Restaurant Owner Defends Bathroom Camera

Restaurant Owner Defends Bathroom Camera

Despite customer complaints and an ongoing criminal investigation, the owner of a Mechanicsville restaurant with a surveillance camera in the men's bathroom claims he's within his rights.

Dennis Smith, the owner of Calabash Seafood Restaurant and Club Midway, said he installed the camera after years of vandalism to the bathroom, including $1,000 in recent damage. The camera -- hanging from the ceiling just above a toilet stall -- is situated to capture patrons as they enter without revealing those using bathroom facilities, he said.

Smith said most of his customers seemed OK with it during the two weeks that it was active earlier this year, though some have accused him of bad intentions or illegal behavior. His stock response, he said, is "if you don't like it, you don't have to eat here."

The Hanover County Sheriff's Office used a search warrant to confiscate the surveillance equipment in September, and the camera was disabled. After reviewing footage, the sheriff's office and Hanover Commonwealth Attorney's Office are considering whether to charge Smith with a misdemeanor for unlawful filming.

"We can't ignore this type of stuff," said Lt. Chris R. Whitley of the Hanover Sheriff's Office.

For his part, Smith seemed unconcerned about the investigation.

"Well, whoopee," he said. "It's a misdemeanor. Are you kidding me? That would be a joke."

"I've been doing this for 34 years. I'm not concerned with the public's opinion of how to run my business," said the 55-year-old owner. "I know how to run it better than anybody. I don't need them, the county, the government or anybody else telling me how to do it."

A search warrant says that "the toilet and urinal are not viewable by the camera; however, other portions of the restroom are in view of the camera that would have an expectation of privacy."

A section of state code prohibits intentionally videotaping a nude or otherwise exposed person, who hasn't given consent, when that person has a reasonable expectation of privacy. It's punishable by up to a year in jail.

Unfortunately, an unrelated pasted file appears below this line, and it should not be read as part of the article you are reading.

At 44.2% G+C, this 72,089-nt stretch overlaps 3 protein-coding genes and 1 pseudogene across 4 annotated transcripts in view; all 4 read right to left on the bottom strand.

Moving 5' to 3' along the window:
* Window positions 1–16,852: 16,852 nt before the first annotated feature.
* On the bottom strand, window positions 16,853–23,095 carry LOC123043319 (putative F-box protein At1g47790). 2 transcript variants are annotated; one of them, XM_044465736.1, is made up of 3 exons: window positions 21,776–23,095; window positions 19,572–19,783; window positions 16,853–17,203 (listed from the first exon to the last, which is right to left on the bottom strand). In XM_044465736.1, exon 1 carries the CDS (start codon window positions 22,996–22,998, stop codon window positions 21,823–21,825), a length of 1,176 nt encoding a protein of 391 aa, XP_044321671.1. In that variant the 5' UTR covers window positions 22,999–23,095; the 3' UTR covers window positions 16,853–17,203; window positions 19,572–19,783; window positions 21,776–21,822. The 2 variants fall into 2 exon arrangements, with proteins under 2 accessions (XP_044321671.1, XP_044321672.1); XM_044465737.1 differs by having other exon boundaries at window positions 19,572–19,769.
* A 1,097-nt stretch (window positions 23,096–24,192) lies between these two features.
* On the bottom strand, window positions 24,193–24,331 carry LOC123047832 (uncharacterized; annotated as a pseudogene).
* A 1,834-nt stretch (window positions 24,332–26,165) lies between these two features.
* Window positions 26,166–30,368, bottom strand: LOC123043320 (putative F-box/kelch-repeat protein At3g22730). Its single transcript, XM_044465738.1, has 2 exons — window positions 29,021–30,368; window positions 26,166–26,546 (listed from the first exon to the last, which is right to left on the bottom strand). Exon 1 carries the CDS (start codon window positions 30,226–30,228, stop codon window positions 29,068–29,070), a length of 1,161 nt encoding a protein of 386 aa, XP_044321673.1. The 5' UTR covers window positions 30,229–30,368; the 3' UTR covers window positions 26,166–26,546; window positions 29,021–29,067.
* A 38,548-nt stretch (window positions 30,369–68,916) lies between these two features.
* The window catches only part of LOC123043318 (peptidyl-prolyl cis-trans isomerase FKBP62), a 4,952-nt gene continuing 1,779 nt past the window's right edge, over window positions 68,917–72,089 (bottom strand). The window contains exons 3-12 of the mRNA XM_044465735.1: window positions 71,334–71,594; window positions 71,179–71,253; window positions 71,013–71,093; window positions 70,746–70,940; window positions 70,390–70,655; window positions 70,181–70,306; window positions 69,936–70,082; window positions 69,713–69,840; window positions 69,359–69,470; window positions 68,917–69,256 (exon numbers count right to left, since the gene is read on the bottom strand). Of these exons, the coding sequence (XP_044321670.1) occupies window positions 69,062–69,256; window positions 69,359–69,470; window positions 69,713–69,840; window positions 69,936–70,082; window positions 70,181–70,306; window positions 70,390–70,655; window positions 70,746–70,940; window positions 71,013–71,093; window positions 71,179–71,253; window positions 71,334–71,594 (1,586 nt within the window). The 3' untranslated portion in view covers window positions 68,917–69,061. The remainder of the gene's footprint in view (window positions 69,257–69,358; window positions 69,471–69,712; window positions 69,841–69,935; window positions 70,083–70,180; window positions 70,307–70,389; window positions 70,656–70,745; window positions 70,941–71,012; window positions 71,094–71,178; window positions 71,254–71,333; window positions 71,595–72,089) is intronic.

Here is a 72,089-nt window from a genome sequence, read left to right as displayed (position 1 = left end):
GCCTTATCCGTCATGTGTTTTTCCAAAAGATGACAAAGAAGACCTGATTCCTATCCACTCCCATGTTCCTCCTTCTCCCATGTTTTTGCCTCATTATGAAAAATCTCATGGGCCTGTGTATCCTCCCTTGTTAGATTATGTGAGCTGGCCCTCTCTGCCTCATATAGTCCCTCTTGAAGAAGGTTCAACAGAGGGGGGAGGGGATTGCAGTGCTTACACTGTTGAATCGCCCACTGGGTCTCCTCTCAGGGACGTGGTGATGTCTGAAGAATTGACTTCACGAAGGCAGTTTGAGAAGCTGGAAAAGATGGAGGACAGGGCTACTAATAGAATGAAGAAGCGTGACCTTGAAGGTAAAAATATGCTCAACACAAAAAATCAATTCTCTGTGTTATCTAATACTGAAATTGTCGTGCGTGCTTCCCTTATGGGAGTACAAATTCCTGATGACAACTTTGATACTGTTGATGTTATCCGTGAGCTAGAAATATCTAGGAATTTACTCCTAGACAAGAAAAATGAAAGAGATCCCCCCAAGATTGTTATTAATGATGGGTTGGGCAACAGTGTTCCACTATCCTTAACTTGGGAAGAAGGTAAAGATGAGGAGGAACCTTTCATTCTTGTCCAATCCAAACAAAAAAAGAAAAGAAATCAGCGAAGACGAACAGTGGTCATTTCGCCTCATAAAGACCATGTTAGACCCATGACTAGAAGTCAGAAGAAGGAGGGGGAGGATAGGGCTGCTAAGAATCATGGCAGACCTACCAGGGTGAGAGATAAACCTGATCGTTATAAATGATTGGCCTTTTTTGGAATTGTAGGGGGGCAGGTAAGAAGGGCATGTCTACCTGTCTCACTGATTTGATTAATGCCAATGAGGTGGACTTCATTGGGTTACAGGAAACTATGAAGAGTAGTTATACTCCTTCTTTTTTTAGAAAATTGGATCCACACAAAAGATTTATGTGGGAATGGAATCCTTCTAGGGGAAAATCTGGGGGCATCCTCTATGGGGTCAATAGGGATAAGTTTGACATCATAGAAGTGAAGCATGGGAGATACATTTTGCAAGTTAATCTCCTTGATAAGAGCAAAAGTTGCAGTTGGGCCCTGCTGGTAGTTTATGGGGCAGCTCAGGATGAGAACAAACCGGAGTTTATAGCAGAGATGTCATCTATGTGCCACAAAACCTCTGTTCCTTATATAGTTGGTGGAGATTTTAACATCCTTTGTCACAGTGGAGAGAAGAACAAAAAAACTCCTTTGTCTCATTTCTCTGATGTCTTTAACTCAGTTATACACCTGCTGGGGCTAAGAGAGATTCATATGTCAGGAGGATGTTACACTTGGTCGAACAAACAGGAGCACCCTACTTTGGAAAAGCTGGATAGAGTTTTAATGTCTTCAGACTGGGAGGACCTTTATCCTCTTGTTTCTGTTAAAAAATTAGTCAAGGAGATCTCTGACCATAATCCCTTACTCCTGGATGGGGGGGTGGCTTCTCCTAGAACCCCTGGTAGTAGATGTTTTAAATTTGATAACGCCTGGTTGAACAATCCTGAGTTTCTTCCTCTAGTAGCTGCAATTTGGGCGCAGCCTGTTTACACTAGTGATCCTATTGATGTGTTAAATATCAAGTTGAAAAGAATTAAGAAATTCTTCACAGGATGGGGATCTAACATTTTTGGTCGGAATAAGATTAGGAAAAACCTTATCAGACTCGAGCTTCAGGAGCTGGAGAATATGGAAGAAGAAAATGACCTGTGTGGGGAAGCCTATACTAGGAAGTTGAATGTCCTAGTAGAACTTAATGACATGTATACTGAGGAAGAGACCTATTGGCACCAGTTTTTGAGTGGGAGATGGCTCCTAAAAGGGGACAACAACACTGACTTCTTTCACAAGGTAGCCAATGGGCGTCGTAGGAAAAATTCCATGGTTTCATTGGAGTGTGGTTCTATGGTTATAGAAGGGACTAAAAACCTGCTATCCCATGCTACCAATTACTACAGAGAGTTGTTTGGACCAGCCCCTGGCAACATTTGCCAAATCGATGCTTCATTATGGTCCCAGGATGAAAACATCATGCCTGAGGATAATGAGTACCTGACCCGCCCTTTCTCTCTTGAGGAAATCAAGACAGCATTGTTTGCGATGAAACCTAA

Smith said he hasn't violated anyone's privacy, by his interpretation, adding that he'd consider fighting the matter as high as the state Supreme Court if he's prosecuted.

Hanover Commonwealth's Attorney R.E. "Trip" Chalkley III said he does not comment on pending investigations.

Smith admits the camera could have potentially captured someone undressing just inside the bathroom door or by a sink -- areas he says are essentially public when the bathroom door is open.

"Everybody in that hallway can see you. So you're going to tell me you expect privacy there?" Smith said. "I don't want to see any nude pictures of people's private parts. Absolutely not. I've got other better things to do. ... I'm just trying to protect my property."

Smith's surveilling was cut short about two weeks after he mounted the camera in late summer when it was damaged by a customer who disliked the idea, he said.

After receiving a report of the damaged camera equipment, the sheriff's office charged Charles K. Bailey, 28 of Mechanicsville, with misdemeanor vandalism, Whitley said.

When Smith gave surveillance footage to investigators, hoping Bailey would be arrested, the sheriff's office also started looking into whether Smith had broken a law.

Smith said he has no immediate plans to install a camera in the women's bathroom, which isn't vandalized as frequently, though he wants to keep his options open.

"If I have to, I'll walk around here with an M-16 to protect my property if that's what it's going to take," Smith said.

There's no warning of bathroom surveillance, though Smith said he might consider one, particularly if authorities recommend it. ___

(c)2013 the Richmond Times-Dispatch (Richmond, Va.)

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